Fear of being separated from your family was very common amongst the families of the Indigenous people. There is a lot of systemic trauma caused by the residential schools that continue to affect their families to this day. Many children of survivors grow up with a sense of hyper-vigilance due to the amount of drug, emotional, and even physical injury they experience as a result of their parents’ mental issues. “You could get abused at any time, so you build up defense systems. You are always watching for someone’s next move, and are always in a constant state of fight. It is mentally exhausting and interferes with things like school because you have no energy left to do anything else.”
The aftermath of the Residential schools continues to affect Biidaaban: “Because I know very well that this easily could have been me or even my children being taken away. Every day, I smudge with sage and have a ceremony to thank the Creator for everything I have. I pray for the people who are suffering, and for those who have passed.”
Biidaaban was about thirty years old when she began to embrace her culture and let go of the faith she grew up believing. She began to read about her background, and implement the teachings into her everyday life. Unfortunately, this came at a cost. Biidaaban was recently at a food truck, sporting her Native gear and waiting to pick up her fries. A group of cowboys waiting near her began to make rude comments and described all the terrible things they would do to her, just loud enough for Biidaaban to hear. “I walked back to my car without my food. I could not stand there a minute longer,” she recalls.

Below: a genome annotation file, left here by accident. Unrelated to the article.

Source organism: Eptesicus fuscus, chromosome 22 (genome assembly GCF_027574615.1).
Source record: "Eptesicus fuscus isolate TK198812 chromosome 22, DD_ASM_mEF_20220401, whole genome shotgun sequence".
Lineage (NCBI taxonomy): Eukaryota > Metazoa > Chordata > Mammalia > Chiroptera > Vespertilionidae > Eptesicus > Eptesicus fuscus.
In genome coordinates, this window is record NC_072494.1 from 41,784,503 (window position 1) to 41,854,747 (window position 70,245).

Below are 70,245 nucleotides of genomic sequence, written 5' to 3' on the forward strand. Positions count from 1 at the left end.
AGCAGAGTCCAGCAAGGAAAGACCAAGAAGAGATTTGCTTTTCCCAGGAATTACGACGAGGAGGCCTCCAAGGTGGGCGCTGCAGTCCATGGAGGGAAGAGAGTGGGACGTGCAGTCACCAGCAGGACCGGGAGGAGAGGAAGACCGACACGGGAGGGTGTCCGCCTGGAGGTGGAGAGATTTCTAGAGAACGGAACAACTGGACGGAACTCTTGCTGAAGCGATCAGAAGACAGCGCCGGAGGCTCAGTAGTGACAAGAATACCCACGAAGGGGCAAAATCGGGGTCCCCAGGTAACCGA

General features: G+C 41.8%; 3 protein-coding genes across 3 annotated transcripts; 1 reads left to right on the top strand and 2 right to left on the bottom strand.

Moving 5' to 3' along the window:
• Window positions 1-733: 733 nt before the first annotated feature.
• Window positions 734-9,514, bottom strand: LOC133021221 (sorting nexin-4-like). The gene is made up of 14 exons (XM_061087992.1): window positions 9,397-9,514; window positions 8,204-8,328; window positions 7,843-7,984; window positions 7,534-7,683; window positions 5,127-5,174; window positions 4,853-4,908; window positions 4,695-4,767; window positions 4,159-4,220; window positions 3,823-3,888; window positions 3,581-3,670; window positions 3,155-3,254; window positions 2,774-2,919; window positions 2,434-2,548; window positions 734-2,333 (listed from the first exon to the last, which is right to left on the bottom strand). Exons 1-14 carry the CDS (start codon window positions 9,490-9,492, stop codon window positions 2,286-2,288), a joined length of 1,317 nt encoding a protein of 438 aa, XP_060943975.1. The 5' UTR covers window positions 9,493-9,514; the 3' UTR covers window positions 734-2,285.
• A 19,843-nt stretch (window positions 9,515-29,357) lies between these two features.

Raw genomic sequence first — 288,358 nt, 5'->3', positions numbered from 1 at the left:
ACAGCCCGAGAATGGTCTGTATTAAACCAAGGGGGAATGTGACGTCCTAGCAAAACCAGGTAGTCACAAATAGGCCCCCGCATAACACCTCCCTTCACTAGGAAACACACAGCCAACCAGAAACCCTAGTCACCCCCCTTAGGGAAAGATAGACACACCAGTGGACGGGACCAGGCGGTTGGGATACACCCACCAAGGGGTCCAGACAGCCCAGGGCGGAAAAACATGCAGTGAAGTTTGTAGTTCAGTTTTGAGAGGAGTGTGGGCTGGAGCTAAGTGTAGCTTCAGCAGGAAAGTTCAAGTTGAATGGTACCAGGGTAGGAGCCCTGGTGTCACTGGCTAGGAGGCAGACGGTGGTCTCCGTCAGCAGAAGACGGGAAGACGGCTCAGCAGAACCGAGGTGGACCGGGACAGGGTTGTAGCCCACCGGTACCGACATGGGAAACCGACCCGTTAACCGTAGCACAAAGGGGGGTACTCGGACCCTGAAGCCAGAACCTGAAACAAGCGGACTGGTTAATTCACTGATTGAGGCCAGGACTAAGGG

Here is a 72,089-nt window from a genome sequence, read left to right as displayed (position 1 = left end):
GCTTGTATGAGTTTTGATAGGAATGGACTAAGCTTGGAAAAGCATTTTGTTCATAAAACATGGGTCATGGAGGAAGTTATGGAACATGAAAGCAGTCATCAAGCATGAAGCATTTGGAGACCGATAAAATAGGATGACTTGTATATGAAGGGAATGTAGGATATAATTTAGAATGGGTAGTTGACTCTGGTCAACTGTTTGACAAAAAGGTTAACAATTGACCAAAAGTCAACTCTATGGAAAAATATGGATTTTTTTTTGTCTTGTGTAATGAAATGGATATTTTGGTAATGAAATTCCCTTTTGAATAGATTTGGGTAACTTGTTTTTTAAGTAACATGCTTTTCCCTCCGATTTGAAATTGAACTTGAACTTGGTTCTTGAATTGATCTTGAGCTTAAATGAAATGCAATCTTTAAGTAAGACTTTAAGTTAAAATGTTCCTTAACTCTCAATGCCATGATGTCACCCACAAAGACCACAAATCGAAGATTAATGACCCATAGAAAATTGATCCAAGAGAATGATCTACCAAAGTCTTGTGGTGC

The relationship between the Autochthonous people and the rest of Canada continues to be rocky. Biidaaban admits that while things are getting slightly better, there is still much to be done: “I think it’s great that the Indigenous people are starting to rise. People are becoming aware of the issues they did not previously know of. The general public is beginning to learn about the truth. It’s a good start, but we still have a long way to go.” For example, many Canadians are not aware that there are right and wrong ways to refer to Indigenous people. Terms like “Aboriginal” are not acceptable. Biidaaban says that the most preferred way to refer to an Indigenous person is to refer to their group, such as Mohawk or Anishinabe. However, she also acknowledges that it is not always possible to know this information: “Call us Indigenous. At any time that you show respect, we won’t mind. It’s all in your delivery and willingness to be open-minded,” she declares. Biidaaban also says that a good step for the Canadian Government would be to elect more Indigenous leaders to make decisions for their own people.
So, why is Orange Shirt Day so important? “To bring awareness to residential schools and the children who have gone there. All of those children matter and deserve to be remembered,” Biidaaban answers. Canada still has a lot of work left to do to restore our relationship with the Indigenous people. Wearing an orange shirt is a big step in acknowledging and remembering Canadian history.
If you would like to find out more about how you can make a difference, please visit the Orange Shirt Day website at https://www.orangeshirtday.org.